Admittedly I missed the first printing of Karinne Steffans ‘Confessions of a Video Vixen’, but I did manage to catch the documentary about the young woman, ‘Kiss and Tail: The Hollywood Jumpoff’, and as such I now declare myself an expert on the subject of the video vixen. Just hit me up, especially if you’re looking to be a video vixen because I have some special insight. For real. This level of expertise also makes me a prime candidate to view and review director Ty Hodges drama ‘Video Girl’, a solid effort but ultimately done in by cliché and predictability.
Lorie (Meagan Good) looks fabulous, but inside she’s all damaged and stuff. A student of classical ballerina, but one fateful day while out drinking with friends, Lorie was blindsided by a vehicle which shattered her knee and one promising prima ballerina is down for the count. I think some of her girls might’ve died in that crash, but this movie is more concerned about Lorie’s bum knee than her possibly dead friends. Regardless, Lorie’s days are filled with pain, regret, getting brow beaten by her boss ( Lisa Raye) at the bookstore she works at, and yelled at by her grandmother (Ruby Dee) for not going back to school to finish her studies
Then one day while partying with her gangster enabled sister Stacy (La’Myia Good), Lorie runs into an old school chum in Khloe (Haylie Duff), a former video vixen herself who now spends her spare time being a professional groupie, who in turn introduces her to Shark (Adam Senn), the hottest music video director on the planet. I don’t know what it was about that girl, that perfectly round behind, the plump boobies, the pouty lips, but Shark is smitten and even manages to coerce Lorie into showing up on his video set and then talked her into wearing some video vixen gear as the featured model for this particular video… and a career is born.
First thing Chloe does is relocate to Hollywood from wherever the heck this movie was taking place beforehand, much to granny’s dismay, and with Shark guiding her career, and not to mention that she is the girlfriend of the hottest video director in the land, life is going pretty good for Lorie about now. Unfortunately for Lori, happiness and her name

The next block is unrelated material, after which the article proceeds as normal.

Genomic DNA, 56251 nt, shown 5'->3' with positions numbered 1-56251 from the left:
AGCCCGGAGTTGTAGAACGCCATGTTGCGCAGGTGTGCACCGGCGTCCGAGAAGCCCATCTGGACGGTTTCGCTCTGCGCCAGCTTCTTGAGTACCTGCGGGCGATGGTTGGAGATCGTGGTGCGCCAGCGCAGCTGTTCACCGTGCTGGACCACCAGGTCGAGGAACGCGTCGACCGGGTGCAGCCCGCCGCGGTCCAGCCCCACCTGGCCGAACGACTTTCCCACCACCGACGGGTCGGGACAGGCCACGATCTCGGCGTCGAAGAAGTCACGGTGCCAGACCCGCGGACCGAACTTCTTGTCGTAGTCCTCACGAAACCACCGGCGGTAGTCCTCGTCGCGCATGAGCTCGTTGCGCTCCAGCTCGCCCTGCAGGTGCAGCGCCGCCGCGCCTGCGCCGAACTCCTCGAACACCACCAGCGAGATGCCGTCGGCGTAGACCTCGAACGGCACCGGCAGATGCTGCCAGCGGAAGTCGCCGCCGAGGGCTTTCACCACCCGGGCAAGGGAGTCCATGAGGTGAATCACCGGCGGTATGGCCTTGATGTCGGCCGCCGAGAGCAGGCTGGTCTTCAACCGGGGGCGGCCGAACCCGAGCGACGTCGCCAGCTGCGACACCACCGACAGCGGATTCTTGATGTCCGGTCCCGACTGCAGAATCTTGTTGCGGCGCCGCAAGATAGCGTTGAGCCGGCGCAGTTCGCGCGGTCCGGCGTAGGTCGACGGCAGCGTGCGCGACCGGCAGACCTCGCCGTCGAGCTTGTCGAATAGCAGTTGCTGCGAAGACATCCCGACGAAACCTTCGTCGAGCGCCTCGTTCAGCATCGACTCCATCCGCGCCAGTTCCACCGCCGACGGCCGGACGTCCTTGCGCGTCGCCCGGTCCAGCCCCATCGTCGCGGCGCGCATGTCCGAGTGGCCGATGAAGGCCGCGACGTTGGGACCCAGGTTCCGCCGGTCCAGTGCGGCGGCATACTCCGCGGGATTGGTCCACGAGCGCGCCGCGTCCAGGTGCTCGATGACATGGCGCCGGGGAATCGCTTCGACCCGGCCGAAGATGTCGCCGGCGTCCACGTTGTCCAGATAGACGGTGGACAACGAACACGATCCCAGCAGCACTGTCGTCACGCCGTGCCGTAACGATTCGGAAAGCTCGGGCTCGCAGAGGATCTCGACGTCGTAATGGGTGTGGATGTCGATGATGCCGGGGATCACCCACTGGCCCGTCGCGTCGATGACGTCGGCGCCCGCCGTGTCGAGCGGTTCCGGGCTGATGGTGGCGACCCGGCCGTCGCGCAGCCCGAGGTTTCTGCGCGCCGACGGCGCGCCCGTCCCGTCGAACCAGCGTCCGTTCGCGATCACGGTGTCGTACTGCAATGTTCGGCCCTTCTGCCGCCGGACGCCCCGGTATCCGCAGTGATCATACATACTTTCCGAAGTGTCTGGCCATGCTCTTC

just aren’t synonymous with one another. First there’s the tragedy, then there’s her friend Chloe who fills her head with all kinds of misleading nonsense, next thing you know Shark is going all ‘A Star is Born’ on Lorie, trying to control her life, who she sees, who she works for and what she does. And you know you can’t be a Hollywood Vixen in California on the downslide if someone somewhere doesn’t introduce you to some nose candy somewhere along the line, and Lorie loves her some cocaine. I mean this girl really love her some cocaine.
Naturally, with cocaine in one ear giving Lorie bad advice and Khloe in the other ear stabbing her in the back, it’s not long before Hollywood claims another helpless victim in its cesspool of emotional waste. How do you think the porno industry survives? Hopefully Lorie can make it out of there before it comes to that, but it’s not looking good right now.
While ‘Video Girl’ has some issues to work out, the movie does have some good things working in its favor, primarily a very strong performance from its star Meagan Good. It’s refreshing to see that the young woman has a chance to stretch herself a bit more with the role of Lorie, since most of us who have followed Meagan’s career know that’s she’s usually stuck with the thankless part of the ‘pretty girl’… usually in tight clothes… , which I’m sure pays well and she plays those roles well, but this time we got to see the emotional transition of a character and she pulled it off very effectively. The character probably could’ve been fleshed out a little better considering the only Lorie’s we got to meet was 'miserable Lorie' who soon turned into 'bitchy Lorie', then 'strung out Lorie'. As such I don’t think the audience got to see a side of Lori which should’ve made us more sympathetic to her plight. Not that we wanted to see anything bad happen to her, but the character wasn’t developed enough for our empathy for the character to take hold. Also, as far as performances are concerned, I didn’t know beforehand that La’Myia Good was Meagan Good’s real life sister, but it does go a long way to explain the natural rapport the two women had together because their scenes together were arguably the best thing this movie had going for it. Actually all of La’ Myia Good’s scenes were pretty good as she took that whole ‘gangster girl’ thing pretty far.
But the movie falls into a pattern of movie clichés and predictable moments that director Hodges just couldn’t shake it free from. Certain characters are introduced and we have a good idea of their fate long before it happens to them, or when Lorie finds herself in certain situations, we’re pretty sure exactly how these situations are going to play themselves out. The majority of the characters in this film are more caricatures, slotted in to execute a particular action as opposed to being real, fleshed out human beings, which all adds up to a movie that has a very familiar, seen it all before feel to it.
Nonetheless, despite the shortcomings of ‘Video Girl’ it was a solid effort put forth by director Ty Hodges who has an acute visual eye, and he also extracted a very good performance out his star Meagan Good.